Lee Hang-bok (Baeksa) was quite experienced in state affairs that he was appointed as the Minister of War after the Japanese Invasions of Korea for five times, but he was involved in the deposal of Queen Mother Inmok and ended his life in Bukcheong, the place of exile. Baeksa left a total of six pieces of sijo. This study regarded them as exile sijo and analyzed their characteristics.
Before analyzing Baeksa’s sijo, this study examined the reason he was sent into exile in Bukcheong and the course to the place. The incident, the deposal of Queen Mother Inmok, began from Yoon Yoo-gyeom’s appeal, and he criticized her father, Kim Je-nam, to insist on her deposal. Because it would be easy to insist on the deposal of the Queen Mother when Kim Je-nam is sentenced with the banishment penalty(追刑) by additionally charging him for treason. He also referred to a narrative in the Spring and Autumn Annals and argued that King Gwanghaegun shall cut off Queen Mother Inmok and that Queen Mother Inmok told King Gwanghaegun to become a ‘commoner.’ In response to this, Baeksa argued against Yoon Yoo-gyeom’s appeal, which insisted on the deposal of Queen Mother Inmok through the story of Emperor Shun. However, Baeksa’s request to King Gwanghaegun for filial duty was intentionally misinterpreted and he was sent into exile as a result.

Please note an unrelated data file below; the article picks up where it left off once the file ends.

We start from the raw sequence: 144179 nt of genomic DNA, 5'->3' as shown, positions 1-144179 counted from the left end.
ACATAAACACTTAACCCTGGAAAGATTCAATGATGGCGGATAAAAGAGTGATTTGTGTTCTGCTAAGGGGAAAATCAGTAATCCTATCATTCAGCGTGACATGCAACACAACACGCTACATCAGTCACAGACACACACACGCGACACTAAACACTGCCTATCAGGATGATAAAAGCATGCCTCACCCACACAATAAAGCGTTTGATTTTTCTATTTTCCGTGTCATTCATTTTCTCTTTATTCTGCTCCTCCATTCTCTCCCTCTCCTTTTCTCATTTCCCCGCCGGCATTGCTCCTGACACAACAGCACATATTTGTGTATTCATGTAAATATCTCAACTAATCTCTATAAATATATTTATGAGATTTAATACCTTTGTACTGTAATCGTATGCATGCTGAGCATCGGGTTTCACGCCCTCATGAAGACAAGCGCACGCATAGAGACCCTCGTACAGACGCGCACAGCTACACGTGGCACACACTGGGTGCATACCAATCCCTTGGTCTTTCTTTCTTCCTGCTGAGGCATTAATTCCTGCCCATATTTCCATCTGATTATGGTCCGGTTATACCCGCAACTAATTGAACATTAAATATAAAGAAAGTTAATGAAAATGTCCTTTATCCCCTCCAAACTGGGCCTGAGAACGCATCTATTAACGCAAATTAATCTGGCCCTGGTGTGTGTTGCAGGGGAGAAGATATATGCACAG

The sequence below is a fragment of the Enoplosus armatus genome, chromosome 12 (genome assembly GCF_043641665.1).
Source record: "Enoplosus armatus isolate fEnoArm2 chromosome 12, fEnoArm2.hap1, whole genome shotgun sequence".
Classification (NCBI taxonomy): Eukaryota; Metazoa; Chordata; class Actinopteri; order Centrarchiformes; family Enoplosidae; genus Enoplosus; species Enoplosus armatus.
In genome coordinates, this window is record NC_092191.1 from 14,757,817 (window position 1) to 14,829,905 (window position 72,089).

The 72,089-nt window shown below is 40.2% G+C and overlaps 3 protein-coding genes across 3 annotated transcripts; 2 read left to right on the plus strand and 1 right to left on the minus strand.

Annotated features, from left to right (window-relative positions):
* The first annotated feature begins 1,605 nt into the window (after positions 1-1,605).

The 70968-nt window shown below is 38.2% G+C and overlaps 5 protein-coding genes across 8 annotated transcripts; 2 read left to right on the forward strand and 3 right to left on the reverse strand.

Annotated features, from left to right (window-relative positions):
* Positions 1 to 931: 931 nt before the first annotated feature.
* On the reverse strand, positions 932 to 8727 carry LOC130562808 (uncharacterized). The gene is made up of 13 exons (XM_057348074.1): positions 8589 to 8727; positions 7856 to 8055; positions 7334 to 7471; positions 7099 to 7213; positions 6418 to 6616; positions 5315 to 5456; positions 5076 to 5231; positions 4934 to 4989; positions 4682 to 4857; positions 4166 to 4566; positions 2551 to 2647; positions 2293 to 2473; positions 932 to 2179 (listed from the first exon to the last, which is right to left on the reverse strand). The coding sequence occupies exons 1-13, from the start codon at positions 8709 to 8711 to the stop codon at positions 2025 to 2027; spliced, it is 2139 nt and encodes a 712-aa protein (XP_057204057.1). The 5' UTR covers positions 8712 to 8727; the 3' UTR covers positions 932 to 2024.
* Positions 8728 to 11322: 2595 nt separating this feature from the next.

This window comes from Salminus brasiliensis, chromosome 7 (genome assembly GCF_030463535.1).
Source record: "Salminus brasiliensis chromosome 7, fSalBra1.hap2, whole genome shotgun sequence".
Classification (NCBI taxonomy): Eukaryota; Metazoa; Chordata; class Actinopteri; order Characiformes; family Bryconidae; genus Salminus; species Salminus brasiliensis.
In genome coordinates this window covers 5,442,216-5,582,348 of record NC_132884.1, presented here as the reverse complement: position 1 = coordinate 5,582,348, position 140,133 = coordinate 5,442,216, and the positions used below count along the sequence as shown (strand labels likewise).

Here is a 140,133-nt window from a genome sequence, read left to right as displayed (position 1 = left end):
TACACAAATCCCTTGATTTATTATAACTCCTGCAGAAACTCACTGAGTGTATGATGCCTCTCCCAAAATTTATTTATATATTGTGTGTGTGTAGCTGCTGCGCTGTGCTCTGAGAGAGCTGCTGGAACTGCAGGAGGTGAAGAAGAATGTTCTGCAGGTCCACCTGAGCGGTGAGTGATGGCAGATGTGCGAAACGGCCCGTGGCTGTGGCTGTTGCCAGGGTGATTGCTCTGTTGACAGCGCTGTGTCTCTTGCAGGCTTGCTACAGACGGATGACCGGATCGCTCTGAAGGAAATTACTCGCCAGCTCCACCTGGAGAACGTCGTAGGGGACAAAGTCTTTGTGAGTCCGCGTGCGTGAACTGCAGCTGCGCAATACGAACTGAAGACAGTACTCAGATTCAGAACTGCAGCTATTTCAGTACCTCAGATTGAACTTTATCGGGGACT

Through exile poems, Baeksa expressed loyalty reflecting his anger and also criticized the world that made him an exile. For there are not many previous studies on Baeksa and his literature that focused on his exile poems, this study intended to analyze Baeksa’s feelings as an exile in relation to his exile in Bukcheong and poems.